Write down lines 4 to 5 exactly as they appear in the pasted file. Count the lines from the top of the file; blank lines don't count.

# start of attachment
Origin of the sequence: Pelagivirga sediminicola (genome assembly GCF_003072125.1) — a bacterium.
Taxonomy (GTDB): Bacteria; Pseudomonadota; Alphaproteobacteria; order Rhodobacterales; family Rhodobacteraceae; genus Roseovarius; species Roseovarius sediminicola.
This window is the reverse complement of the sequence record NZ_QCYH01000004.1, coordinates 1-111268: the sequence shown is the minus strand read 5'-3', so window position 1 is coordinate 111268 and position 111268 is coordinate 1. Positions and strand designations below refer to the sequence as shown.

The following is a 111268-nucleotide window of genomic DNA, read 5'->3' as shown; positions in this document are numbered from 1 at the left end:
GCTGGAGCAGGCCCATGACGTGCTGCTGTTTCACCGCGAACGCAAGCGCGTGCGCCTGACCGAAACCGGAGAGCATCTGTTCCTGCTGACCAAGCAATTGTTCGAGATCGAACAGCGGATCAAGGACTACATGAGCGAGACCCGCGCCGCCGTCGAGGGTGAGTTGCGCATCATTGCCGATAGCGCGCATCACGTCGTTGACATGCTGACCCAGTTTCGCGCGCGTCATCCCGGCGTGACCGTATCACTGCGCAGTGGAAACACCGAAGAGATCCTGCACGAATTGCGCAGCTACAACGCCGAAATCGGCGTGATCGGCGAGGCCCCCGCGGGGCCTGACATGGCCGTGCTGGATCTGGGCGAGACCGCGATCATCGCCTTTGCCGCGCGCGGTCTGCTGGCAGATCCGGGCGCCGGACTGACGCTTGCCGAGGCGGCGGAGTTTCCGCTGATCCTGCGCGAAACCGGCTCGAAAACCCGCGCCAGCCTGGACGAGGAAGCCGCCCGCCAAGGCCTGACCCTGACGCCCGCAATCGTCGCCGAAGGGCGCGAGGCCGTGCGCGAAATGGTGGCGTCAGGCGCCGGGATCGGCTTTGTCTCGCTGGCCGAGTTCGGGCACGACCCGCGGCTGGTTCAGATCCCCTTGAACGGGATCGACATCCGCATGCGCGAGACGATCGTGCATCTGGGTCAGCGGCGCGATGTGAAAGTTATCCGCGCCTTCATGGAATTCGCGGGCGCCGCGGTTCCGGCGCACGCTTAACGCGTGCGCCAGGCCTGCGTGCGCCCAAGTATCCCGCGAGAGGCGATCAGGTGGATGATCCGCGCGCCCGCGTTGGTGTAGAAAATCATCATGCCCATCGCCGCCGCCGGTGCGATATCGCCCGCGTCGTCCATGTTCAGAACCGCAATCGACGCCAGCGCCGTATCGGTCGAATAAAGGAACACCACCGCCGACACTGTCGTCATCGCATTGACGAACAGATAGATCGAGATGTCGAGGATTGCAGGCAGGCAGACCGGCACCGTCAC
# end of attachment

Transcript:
The following is a 111268-nucleotide window of genomic DNA, read 5'->3' as shown; positions in this document are numbered from 1 at the left end:
GCTGGAGCAGGCCCATGACGTGCTGCTGTTTCACCGCGAACGCAAGCGCGTGCGCCTGACCGAAACCGGAGAGCATCTGTTCCTGCTGACCAAGCAATTGTTCGAGATCGAACAGCGGATCAAGGACTACATGAGCGAGACCCGCGCCGCCGTCGAGGGTGAGTTGCGCATCATTGCCGATAGCGCGCATCACGTCGTTGACATGCTGACCCAGTTTCGCGCGCGTCATCCCGGCGTGACCGTATCACTGCGCAGTGGAAACACCGAAGAGATCCTGCACGAATTGCGCAGCTACAACGCCGAAATCGGCGTGATCGGCGAGGCCCCCGCGGGGCCTGACATGGCCGTGCTGGATCTGGGCGAGACCGCGATCATCGCCTTTGCCGCGCGCGGTCTGCTGGCAGATCCGGGCGCCGGACTGACGCTTGCCGAGGCGGCGGAGTTTCCGCTGATCCTGCGCGAAACCGGCTCGAAAACCCGCGCCAGCCTGGACGAGGAAGCCGCCCGCCAAGGCCTGACCCTGACGCCCGCAATCGTCGCCGAAGGGCGCGAGGCCGTGCGCGAAATGGTGGCGTCAGGCGCCGGGATCGGCTTTGTCTCGCTGGCCGAGTTCGGGCACGACCCGCGGCTGGTTCAGATCCCCTTGAACGGGATCGACATCCGCATGCGCGAGACGATCGTGCATCTGGGTCAGCGGCGCGATGTGAAAGTTATCCGCGCCTTCATGGAATTCGCGGGCGCCGCGGTTCCGGCGCACGCTTAACGCGTGCGCCAGGCCTGCGTGCGCCCAAGTATCCCGCGAGAGGCGATCAGGTGGATGATCCGCGCGCCCGCGTTGGTGTAGAAAATCATCATGCCCATCGCCGCCGCCGGTGCGATATCGCCCGCGTCGTCCATGTTCAGAACCGCAATCGACGCCAGCGCCGTATCGGTCGAATAAAGGAACACCACCGCCGACACTGTCGTCATCGCATTGACGAACAGATAGATCGAGATGTCGAGGATTGCAGGCAGGCAGACCGGCACCGTCAC